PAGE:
... aka: Formula for a Murder
... aka: Formula per un assassinio
... aka: Seven Hyden Park
Alberto De Martino
Boston, 1960: 11-year-old Joanna is attacked by a sex predator dressed as a priest, falls down a flight of stairs and breaks her back. Cut to the present day and the now-grown Joanna (Christina Nagy) is confined to a wheelchair but isn't letting that stop her from living a normal life. She's repressed all her memories from the childhood attack and doesn't remember anything about it, is heavily involved in athletics and has acquired a great deal of money over the years, some of which she's sinking into research to find a cure for paralysis. Craig (David Warbeck), an athletic director at a sports center for the crippled, falls in love with her and wants to marry her but Joanna's sexy, overly-protective live-in assistant Ruth (Carroll Blumenberg) starts getting jealous of the romance and fears her boss will cast her to the side if she goes through with the marriage. Fearing for the life of his patient, her concerned physician Doctor Sernich (Rossano Brazzi) tells Craig about what had happened to Joanna in her childhood and warns that her remembering those traumatic events may provoke a fatal heart attack.
Joanna decides to go through with the union and the two are quickly married in a civil ceremony. Craig promptly moves in and Ruth moves out to live in her own place. Joanna starts screaming and freaking out when Craig tries to make love to her, has terrible nightmares and, while she's alone at the house, a man dressed as a priest with pantyhose over his face and carrying a bloody doll, appears at the top of the stairs. Joanna passes out and the incident is passed off as a hallucination. Meanwhile, a psycho is murdering priests at a church Joanna donates a lot of money to. Father Peter (Andrea Bosic) gets his throat cut with a straight razor in a confessional booth, while Father Davis (Loris Loddi) gets his face smashed in with a shovel. Both bodies disappear.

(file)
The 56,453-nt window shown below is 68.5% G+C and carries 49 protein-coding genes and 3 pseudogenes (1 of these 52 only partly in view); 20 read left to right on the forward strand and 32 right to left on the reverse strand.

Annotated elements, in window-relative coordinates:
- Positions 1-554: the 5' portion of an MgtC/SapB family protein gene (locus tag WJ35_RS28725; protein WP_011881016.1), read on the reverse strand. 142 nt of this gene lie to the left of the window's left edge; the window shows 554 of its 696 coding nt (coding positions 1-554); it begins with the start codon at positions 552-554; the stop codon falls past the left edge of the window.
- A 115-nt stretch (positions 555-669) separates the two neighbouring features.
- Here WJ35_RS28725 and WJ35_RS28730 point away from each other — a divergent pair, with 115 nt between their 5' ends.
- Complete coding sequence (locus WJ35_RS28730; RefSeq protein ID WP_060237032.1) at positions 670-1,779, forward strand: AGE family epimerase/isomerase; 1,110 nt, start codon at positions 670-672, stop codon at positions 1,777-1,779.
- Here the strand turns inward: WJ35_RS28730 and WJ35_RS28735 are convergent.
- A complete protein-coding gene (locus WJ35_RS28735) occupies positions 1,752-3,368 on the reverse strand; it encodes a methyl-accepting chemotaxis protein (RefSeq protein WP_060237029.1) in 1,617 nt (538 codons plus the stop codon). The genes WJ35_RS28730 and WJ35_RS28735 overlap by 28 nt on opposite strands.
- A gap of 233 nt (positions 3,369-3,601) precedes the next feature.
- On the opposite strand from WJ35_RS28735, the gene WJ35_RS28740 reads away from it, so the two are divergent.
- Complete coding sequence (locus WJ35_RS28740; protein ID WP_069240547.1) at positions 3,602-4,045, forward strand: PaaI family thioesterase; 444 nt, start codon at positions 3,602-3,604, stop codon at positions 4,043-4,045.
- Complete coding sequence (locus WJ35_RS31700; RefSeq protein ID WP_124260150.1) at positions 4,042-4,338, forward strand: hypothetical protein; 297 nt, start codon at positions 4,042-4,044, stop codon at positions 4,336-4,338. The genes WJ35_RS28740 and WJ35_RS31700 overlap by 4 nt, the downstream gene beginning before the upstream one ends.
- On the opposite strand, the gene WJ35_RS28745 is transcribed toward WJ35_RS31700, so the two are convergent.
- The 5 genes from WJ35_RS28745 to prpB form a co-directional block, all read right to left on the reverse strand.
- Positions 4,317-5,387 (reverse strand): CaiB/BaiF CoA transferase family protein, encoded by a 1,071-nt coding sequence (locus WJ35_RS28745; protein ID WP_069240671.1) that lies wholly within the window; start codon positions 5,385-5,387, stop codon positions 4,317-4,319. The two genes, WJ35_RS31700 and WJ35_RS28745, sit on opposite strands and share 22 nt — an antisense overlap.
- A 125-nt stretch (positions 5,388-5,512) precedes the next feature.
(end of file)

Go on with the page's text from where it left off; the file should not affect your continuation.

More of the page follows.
Oddly, the identity of the killer or killers and his, her or their motivation(s) are unveiled about half an hour into this one, though I won't reveal either here. Not that it would really spoil the film or anything. Just from reading the plot synopsis and the fact the central character is a vulnerable, rich woman with a past trauma and a weak heart will be enough for most to guess the who and why. You keep waiting for something out of the ordinary to occur or for an unpredictable plot twist to swing the action in another direction, but nothing ever happens. The ordinary writing is enlivened a little by an eerie music score from Francesco De Masi, OK performances, a few bloody murders and some faintly creepy "hallucinations;" though none of that really lifts this above the realm of passable time-waster. The ending gets a little silly and over-the-top, too, as it attempts to pile on the shocks.
Director De Martino (billed here as "Martin Herbert") had made around 30 films from 1962 until 1985 and never managed to distinguish himself at all during that time. His films ranged from the awful (the bad movie favorite The Puma Man ) to the serviceable (this one; the 1982 thriller Blood Link starring Michael Moriarty), though nothing memorable seemed to ever come out of the chute. His other work includes peplum and crime thrillers, plus the b/w Gothic horror The Blancheville Monster (1963), the giallo The Killer is on the Phone (1972), the Exorcist cash-in The Antichrist (1974), the Omen cash-in Holocaust 2000 (1977) and the low-budget monster film Miami Horror (1985), which also featured Warbeck and Loddi. Formula was issued to VHS on the Lightning label here in America, though I'm unaware of any official DVD release.